At a time of transient competitive advantage, the rewarding and engagement of employees is shifting from monetary and functional recognition to the recognition of capabilities and experience.
The result is an increase in organizational intelligence—the unique approaches, solutions, management philosophies, and practices within an organization.
Although organizational intelligence was once considered confidential or secret, it's now much more open because of our culture of extensive digital thought-sharing.
In today's business world, it's actually vital to share organizational intelligence and content to increase brand awareness and foster thought leadership, which can also be critical in determining other aspects of business strategy, such as pricing, product/service offerings, and processes.
Employees are among the most effective channels for dispersing organizational intelligence.
A structured content creation framework can help employees across departments and industries gain recognition as subject matter experts and thought leaders, helping the company achieve business development and strategic marketing objectives.
1. Identify and develop content creation skills
Employees generally do not inherently possess the right mix of storytelling skills to effectively convert their experience and knowledge into compelling content that drives business objectives.
Marketing departments need to identify employees who are willing and able to contribute to a content strategy, and then help them foster the appropriate skills to be successful. To start, companies can...
- Offer soft skills training on writing, grammar, visual storytelling, and story structure according to medium.
- Hire writing coaches or consultants to work with content creators to fine-tune skills specific to their expertise. Some one-on-one training may be needed, depending on current skill level and comfort in content creation.
- Create a defined process for providing content creators with regular feedback on improving storytelling and content-creation skills. Do not simply revise content and publish. Use the revision process as a learning opportunity for each content creator.
2. Establish a content creation and management strategy
Strategic decisions within organizations should include content creation and management. Though many organizations encourage employees to create content on an as-needed basis, a clearly defined strategy can bring more focus, direction and results. To start...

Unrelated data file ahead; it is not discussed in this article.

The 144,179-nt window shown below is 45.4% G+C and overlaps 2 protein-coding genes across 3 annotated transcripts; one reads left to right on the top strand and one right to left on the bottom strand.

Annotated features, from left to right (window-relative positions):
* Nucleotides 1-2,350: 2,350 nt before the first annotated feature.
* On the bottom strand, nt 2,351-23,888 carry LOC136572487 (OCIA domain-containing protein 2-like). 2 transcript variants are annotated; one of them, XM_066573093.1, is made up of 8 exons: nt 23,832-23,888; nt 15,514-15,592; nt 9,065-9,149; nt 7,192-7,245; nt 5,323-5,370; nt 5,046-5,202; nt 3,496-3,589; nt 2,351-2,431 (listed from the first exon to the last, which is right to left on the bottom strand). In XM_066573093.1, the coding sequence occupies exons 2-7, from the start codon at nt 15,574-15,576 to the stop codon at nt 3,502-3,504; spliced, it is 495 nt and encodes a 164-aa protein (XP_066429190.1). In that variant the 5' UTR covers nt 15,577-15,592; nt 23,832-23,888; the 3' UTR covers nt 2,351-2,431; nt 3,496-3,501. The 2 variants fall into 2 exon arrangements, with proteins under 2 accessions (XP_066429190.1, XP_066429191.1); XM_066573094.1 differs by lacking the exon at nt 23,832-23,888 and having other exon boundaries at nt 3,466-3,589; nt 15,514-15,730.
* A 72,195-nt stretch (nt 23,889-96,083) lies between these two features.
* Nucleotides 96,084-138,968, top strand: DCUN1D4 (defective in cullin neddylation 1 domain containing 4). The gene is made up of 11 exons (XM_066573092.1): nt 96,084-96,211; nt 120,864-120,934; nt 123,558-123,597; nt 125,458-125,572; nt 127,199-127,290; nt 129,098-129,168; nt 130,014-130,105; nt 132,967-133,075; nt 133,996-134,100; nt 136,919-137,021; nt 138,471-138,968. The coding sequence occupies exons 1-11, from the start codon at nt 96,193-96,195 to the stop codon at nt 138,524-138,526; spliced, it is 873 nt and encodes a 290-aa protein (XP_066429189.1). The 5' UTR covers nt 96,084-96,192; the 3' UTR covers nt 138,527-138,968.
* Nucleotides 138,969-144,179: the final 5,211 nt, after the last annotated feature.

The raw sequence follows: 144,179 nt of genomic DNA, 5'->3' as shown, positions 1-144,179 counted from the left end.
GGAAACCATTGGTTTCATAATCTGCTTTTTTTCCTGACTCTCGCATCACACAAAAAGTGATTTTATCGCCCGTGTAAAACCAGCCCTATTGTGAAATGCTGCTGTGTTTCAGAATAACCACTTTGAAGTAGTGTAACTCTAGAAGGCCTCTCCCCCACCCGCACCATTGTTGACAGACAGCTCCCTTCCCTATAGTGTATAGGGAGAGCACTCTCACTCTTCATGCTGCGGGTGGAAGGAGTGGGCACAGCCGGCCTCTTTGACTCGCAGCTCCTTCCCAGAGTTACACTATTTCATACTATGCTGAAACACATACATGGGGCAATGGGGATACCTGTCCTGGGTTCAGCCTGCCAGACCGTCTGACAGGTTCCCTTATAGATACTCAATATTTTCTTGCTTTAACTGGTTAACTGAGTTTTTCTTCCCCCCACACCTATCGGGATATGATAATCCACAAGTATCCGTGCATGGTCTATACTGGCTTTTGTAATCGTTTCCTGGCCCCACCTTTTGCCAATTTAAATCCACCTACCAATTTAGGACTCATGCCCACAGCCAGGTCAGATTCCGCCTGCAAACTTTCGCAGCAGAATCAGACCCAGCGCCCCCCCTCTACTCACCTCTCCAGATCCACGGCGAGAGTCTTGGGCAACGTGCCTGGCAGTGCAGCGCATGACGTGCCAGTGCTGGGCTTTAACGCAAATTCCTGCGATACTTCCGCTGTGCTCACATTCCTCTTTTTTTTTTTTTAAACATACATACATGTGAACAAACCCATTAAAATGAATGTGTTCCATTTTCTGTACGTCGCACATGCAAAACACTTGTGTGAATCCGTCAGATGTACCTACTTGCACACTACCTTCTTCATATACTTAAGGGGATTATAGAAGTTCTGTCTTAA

- Create a content team. Determine who in the organization is a content contributor, editor, distributor/publisher, and manager.
- Align content topics, mediums, and distribution/publication methods with current marketing and business development efforts. Use an annual or semi-annual content calendar that links each piece of content to timely events or initiatives. Calendars should include employee assignments and deadlines for each stage of the process.
- Create a realistic timeline to accomplish all tasks on the content calendar. Take existing priorities, staffing, and budgets into account.
- Create metrics to assess the effectiveness of the content that employees create. Measurement tools and outcomes will likely vary by medium and target audience. First, consider your overall goal, and then brainstorm the methods available to achieve that goal.
3. Establish a dynamic knowledge management system
Knowledge management systems, which store organizational intelligence as well as the flow of knowledge, are no longer linear and static. Cross-departmental transfer of knowledge is essential to an effective content strategy, as various perspectives on a technical subject can lead to the creation of concepts and articles that uniquely support marketing and business development goals.
To establish a structured and dynamic knowledge management system, start with the following:
- Create a central repository where organizational intelligence is stored and accessed according to controls set by department heads. Work with the IT department to assess technological resources, identify a portal, and conduct internal training with all employees who need to contribute and must have access the repository.
- Classroom exchanges and discussions, though “old school,” are effective methods of communicating and disseminating institutional knowledge. Strategically sharing presentations and technical reports helps employees across departments understand various approaches the company is employing to solve a business problem, and how each approach meshes with others.
4. Acknowledge the contributions of content creators
Content creation needs to be projected to employees as an exercise and opportunity to improve the organization's and the individual's visibility within the industry, as opposed to an added task in which the employee doesn't see present-day value, rewards, or recognition.
Organizations can score content creation as a critical component of achieving business goals and objectives, and recognize employees for their efforts.
Simply knowing their contributions will be recognized can serve as motivation for employees to readily build content and examine their assignments from a process improvement point of view. Opportunities to acknowledge contributions include...
- Showcasing selected content in internal employee communications, such as newsletters, social media groups, and town hall presentations
- Creating an internal awards program publicly recognizing the hard work and output of content producers (also consider tangible rewards or experiences)
Organizations that empower their employees to create compelling content can further enhance individual and company-wide thought leadership and public awareness. Content creation systems, processes, and strategies provide direction and help ensure the content relates to key business goals.
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